Biofuel, The Right Way

Biofuel, The RightWay

15 February 2007

Source: The Jakarta Post

Indonesia — The Indonesian government should pushahead with its biofuel program as an alternative to fossil fuels, currentlystill the main source of commercial energy, as long as oil palm plantationdevelopment is done in an environmentally and socially friendly way. 

The a priori opposition to palm oil-based biofueldevelopment by environmental groups such as Friends of the Earth seems to havebeen prompted primarily by persistent memories of the previously utterly lax lawenforcement in Indonesia’s forest management, which allowed rampant illegallogging and extensive use of slash-and-burn farming practices.

The government’s notorious reputationunderstandably prompted many NGOs to suspect that the massive oil-palmplantation expansion was simply a ploy to log rainforests. This would destroybiodiversity and habitat for such threatened wildlife as orangutans and SumatranTigers. It is true that burning biodiverse forests and planting monoculturecrops such as oil palm to produce environment-friendly biofuel would simplycreate new, even graver environmental problems.

The government has, however, learned some lessons from its grave mistakes in thepast, and is doing its best to manage forests sustainably. This is theperception the government should continuously promote to the public, especiallyenvironmental groups. The government, for example, has scrapped its plan tocreate the world’s largest oil palm plantation along the Indonesia-Malaysiaborder in Kalimantan, partly owing to strong protests from environmental groups.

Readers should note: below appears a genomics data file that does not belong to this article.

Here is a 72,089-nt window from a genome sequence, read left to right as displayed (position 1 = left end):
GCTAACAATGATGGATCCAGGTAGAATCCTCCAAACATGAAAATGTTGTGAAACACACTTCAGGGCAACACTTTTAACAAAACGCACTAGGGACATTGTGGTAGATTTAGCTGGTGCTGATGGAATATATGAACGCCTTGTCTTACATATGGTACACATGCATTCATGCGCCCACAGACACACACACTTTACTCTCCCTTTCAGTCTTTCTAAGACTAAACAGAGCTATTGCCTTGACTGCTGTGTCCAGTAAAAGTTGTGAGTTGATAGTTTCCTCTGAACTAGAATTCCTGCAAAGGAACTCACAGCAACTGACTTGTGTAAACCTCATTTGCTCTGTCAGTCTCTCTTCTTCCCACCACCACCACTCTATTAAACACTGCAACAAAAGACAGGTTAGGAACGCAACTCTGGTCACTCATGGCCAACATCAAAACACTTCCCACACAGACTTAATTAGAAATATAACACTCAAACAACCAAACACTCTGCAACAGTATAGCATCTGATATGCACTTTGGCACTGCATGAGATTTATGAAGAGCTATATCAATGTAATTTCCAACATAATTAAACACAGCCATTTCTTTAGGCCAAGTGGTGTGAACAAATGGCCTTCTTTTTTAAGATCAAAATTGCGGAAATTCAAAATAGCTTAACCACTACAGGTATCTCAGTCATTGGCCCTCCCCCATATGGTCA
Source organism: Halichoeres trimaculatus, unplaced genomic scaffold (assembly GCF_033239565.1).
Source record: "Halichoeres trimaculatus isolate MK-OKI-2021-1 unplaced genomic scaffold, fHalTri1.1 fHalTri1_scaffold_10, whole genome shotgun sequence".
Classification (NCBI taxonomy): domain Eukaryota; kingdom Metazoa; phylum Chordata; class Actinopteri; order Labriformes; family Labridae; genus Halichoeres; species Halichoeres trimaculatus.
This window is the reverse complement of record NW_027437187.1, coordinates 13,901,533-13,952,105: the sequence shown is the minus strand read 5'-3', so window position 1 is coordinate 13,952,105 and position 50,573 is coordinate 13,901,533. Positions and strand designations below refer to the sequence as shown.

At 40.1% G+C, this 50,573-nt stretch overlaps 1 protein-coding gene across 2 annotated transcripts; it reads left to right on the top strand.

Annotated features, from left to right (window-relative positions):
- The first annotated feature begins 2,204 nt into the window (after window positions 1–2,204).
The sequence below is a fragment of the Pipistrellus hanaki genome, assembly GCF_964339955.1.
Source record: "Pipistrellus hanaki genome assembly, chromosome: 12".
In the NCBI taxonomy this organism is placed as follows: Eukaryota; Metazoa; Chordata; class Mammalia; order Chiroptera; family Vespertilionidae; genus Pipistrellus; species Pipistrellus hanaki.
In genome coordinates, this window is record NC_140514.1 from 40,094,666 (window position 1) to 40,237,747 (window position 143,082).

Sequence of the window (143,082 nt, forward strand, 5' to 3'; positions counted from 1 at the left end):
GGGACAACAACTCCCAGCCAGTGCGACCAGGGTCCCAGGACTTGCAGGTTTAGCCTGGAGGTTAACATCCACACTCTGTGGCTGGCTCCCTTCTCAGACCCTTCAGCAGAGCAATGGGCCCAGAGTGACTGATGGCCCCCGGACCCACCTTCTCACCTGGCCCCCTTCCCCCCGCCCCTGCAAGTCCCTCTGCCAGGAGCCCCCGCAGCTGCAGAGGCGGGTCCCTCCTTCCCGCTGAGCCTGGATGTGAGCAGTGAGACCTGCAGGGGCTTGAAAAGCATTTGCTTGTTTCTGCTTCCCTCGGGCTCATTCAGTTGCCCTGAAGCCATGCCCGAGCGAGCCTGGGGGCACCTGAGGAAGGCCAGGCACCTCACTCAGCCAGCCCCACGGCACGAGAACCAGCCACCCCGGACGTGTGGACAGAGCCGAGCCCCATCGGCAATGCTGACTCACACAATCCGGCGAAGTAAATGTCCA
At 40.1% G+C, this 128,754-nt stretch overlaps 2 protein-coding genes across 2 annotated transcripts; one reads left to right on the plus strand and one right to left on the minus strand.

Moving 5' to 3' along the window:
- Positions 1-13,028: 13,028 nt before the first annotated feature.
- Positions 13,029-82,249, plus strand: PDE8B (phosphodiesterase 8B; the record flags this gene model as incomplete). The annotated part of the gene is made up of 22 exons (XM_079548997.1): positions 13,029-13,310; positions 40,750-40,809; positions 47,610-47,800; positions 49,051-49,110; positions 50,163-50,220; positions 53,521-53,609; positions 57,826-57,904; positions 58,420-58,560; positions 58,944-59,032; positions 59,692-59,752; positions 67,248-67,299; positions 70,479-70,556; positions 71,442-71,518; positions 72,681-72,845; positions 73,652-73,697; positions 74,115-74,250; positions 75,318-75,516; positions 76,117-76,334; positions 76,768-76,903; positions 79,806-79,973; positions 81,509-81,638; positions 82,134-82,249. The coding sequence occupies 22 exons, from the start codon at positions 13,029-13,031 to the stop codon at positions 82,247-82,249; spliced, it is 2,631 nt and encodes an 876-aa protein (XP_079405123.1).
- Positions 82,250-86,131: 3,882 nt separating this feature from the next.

Palm oil-based biofuel development is too important to cancel simply because ofcriticism from environmental groups. Indonesia is well situated to produce largevolumes of biofuel, as it is already the world’s second
largest producer of palm oil.

Because biodiesel contains no sulfur, global demand for this fuel has beenincreasing, particularly in fuel-strapped, environmentally friendly countries inEurope and North America. Demand for biodiesel will continue to surge as long asinternational oil prices remain at or above US$60 per barrel. Even if fossilfuel prices fall below that line, palm oil remains a high-value commodity foruse in cooking oil, soap, margarine and a host of other products.

International consumers will not touch Indonesian biofuel, however, if it isproduced through environmentally unsustainable practices. The best way toaddress the concerns of the environmental groups is to ensure that the biofueldevelopment program is implemented only in barren or marginal land. Plantationopenings should not in any way damage natural forests. There are millions ofhectares of barren land in Sumatra and Kalimantan left over from recklesslogging that could be tapped for oil palm plantation expansion.

Environmental concerns are, however, only one of the issues that have to beaddressed. The government should also create a fiscal and regulatory environmentthat encourages private investment in biofuel development. As a new industry,biofuel production should be supported with tax incentives, subsidies and, atleast initially, a regulatory infrastructure to make the use of biofuelcompulsory.

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